There are countless gadgets, techniques, and views on the best way to make beer. Ultimately though, the drink will be judged on how well it tastes. The flavor is at the center of beer brewing. As the last stage of the brewing process, carbonation has a significant influence on the beer’s flavor.
Carbonation carries volatile aromas out of the beer making it easier to detect by smell. It also has a central influence on the creamy mouthfeel and beer foam associated with excellent beer. Nevertheless, carbonation must be controlled carefully so correctly choosing a CO2 regulator is key. Highly carbonated beers have a carbon dioxide (CO2) burn sensation felt throughout the mouth.
There are several methods you can use to carbonate a keg. Here are three of the most important.
1. Head Pressure and Time
This is one of the simplest and most reliable methods of carbonation. You establish a constant temperature and pressure, then give it time. Place the keg in the beer refrigerator, connect the CO2 output to the keg’s gas inlet, calibrate the regulator to the proper psi and then wait.
A 5-gallon keg will usually take anywhere between five and seven days to equilibrate. The head pressure and time technique are not the fastest. On the other hand, the slow speed of the process means there is a relatively low risk of over-carbonation.
2. Head Pressure and Shake
If you cannot wait for a week before you get to taste your new keg, the head pressure and shake method deliver results much more quickly. The primary principle behind this method is increased surface area. By shaking the keg, you increase the exposure of beer and gas.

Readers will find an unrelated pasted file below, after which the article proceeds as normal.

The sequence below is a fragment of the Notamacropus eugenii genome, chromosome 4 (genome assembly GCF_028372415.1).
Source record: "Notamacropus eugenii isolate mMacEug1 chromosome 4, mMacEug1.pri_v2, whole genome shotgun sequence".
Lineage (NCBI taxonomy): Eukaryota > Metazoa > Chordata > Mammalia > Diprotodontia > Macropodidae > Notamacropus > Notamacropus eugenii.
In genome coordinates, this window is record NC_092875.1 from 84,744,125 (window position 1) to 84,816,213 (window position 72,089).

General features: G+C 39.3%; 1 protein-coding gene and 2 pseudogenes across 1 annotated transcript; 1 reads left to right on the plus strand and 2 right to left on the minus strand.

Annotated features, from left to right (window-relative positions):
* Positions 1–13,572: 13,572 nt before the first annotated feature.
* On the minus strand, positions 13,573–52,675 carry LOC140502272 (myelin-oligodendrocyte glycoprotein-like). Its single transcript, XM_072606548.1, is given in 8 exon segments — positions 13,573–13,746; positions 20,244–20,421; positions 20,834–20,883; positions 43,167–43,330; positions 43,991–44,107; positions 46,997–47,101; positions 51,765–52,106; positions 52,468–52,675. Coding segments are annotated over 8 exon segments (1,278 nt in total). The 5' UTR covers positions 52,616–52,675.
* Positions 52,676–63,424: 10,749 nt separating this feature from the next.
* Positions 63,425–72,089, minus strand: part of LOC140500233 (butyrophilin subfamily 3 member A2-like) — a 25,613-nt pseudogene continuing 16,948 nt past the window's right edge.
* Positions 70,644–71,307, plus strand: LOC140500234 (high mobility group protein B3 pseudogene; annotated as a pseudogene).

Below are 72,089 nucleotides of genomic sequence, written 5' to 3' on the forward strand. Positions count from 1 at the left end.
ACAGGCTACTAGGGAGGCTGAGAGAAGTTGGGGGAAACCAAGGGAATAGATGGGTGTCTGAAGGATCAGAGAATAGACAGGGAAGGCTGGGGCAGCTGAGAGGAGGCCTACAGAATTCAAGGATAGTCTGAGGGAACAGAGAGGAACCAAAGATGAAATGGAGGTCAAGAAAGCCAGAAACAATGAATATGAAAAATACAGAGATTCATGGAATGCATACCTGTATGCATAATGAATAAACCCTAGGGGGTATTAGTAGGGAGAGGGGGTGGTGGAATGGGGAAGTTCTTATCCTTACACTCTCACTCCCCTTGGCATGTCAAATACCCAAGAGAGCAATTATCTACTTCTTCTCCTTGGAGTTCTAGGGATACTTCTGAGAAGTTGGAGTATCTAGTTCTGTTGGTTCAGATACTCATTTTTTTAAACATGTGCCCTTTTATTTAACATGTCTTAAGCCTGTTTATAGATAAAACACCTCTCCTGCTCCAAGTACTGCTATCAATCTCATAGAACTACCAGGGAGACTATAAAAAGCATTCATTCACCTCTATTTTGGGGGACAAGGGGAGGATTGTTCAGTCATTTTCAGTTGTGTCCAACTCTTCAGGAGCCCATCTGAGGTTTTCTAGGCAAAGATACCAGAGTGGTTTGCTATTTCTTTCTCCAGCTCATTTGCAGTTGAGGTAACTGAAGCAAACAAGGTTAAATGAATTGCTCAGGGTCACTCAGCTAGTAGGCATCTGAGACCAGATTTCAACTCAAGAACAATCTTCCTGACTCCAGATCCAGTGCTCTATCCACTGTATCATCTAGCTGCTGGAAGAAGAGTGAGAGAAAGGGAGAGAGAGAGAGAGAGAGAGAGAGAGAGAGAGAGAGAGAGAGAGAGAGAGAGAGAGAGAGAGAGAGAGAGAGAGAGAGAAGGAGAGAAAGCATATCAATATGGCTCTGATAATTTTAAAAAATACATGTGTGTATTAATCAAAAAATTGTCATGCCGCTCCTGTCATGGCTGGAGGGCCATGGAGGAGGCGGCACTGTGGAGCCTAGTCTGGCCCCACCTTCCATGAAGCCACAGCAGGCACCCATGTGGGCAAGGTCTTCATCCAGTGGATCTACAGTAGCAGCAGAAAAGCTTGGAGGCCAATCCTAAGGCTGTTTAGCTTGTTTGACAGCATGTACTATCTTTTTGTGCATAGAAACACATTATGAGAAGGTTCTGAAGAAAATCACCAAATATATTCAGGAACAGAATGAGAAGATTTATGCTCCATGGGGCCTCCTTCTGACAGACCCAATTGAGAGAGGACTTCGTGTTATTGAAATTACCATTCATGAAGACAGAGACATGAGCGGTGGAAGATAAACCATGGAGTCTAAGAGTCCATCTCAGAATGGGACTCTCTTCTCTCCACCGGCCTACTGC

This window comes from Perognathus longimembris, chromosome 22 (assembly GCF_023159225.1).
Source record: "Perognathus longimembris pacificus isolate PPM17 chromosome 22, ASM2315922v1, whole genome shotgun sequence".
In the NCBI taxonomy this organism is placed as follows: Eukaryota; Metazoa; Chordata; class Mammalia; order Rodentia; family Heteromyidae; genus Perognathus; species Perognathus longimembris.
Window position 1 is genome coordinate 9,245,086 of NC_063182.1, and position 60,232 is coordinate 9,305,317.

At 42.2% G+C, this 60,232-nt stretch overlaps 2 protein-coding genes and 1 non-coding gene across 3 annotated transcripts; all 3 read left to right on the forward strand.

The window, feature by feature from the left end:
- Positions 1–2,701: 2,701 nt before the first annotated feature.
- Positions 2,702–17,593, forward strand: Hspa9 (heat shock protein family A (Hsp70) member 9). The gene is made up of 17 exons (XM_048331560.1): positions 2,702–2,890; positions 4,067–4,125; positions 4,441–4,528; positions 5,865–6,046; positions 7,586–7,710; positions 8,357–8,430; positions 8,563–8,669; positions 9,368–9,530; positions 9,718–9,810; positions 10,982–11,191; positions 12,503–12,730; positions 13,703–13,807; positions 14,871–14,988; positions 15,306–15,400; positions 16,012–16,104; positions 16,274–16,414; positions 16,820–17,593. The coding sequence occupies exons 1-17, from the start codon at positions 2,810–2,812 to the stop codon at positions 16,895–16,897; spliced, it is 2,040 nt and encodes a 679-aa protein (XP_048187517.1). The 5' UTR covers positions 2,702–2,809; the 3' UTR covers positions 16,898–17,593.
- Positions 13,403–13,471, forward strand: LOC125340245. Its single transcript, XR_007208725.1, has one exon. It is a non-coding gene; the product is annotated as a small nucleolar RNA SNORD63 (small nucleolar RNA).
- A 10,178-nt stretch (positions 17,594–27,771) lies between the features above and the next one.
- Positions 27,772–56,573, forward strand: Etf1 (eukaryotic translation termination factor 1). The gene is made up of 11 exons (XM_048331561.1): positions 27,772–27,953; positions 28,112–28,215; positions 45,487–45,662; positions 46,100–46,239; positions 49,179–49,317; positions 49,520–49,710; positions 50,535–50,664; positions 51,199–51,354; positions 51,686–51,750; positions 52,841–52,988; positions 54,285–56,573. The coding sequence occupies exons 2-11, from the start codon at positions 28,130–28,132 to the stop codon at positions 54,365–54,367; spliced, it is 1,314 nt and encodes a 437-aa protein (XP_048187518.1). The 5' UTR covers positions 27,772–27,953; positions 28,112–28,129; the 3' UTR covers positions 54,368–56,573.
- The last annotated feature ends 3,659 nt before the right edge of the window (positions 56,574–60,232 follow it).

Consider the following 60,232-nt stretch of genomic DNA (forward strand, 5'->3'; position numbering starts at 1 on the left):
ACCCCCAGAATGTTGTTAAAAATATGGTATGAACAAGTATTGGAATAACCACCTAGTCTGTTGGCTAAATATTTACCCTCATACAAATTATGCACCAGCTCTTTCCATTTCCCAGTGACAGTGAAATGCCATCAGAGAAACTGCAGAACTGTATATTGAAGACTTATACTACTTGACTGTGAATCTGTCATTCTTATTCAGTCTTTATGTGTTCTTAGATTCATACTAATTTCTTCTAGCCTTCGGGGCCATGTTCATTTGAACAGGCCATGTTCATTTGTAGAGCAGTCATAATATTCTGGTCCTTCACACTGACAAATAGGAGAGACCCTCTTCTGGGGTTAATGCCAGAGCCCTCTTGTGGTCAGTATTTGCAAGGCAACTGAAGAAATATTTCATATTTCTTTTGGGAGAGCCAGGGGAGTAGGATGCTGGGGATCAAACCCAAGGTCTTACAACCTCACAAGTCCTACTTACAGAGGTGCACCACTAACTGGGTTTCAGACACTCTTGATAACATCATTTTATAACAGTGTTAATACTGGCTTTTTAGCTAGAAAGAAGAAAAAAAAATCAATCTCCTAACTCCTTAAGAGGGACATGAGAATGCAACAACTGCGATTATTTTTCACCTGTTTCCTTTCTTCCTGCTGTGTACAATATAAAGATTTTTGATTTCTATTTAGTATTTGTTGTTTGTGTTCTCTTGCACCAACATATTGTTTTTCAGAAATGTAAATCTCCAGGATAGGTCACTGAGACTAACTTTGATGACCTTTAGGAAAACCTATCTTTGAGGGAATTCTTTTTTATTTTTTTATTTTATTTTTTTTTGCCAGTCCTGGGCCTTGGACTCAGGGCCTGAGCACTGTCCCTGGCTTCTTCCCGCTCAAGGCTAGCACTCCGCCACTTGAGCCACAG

It works best when you shake the keg, allow it to rest, and then shake it again. After running through several shake-rest cycles, you will begin to notice a change in the sound of the carbon dioxide flow from the CO2 regulator. When the beer becomes equilibrated with the headspace pressure, the sound made by the CO2 as it flows through the regulator will cease. Always remember to wait for several hours between your last shake and the first pour.
Some brewers will extend this technique a little further by increasing the headspace pressure above the target equilibrium pressure. Though this does increase the carbonation rate, it is harder to control. The pressure applied to the system exceeds the targeted equilibrium pressure, so there is a risk of over-carbonation.
3. Gas Carbonation
Gas carbonation is the quickest way to do bulk carbonation. This method involves injecting carbon dioxide into the beer from the keg’s bottom. It increases the gas surface area, raises the beer’s gas exposure time, and cuts down on carbonation time.
Some brewers opt to inject gas through the keg’s dip tube and gradually bleed gas from the keg’s headspace. Bleeding the pressure is key to maintaining the gas flow through the beer. The goal is to bleed the headspace slowly in line with your target pressure equilibrium so that the beer does not foam from the keg’s top. This can be realized by slightly unscrewing the keg’s pressure relief valve.
Kegs that do not have the screw-in pressure relief can be bled manually. This technique is significantly improved when you introduce the gas to beer via a carbonation stone. The stone serves to diffuse the CO2 gas into a stream of tiny bubbles. Tiny bubbles are preferable since they have a high surface-area-to-volume ratio. Smaller bubbles rise slower than larger bubbles do. The effect is increased contact time and greater surface area.
Carbon dioxide is a key component of beer and heavily influences the quality of the final product. Controlling the process of beer carbonation is therefore just as important as weighing malt and hops. Pick the method that is most comfortable for you and works best to make your beer taste better.
Keep in mind that irrespective of the method used, you should always keep the beer very cold. The colder the beer, the more CO2 it can absorb.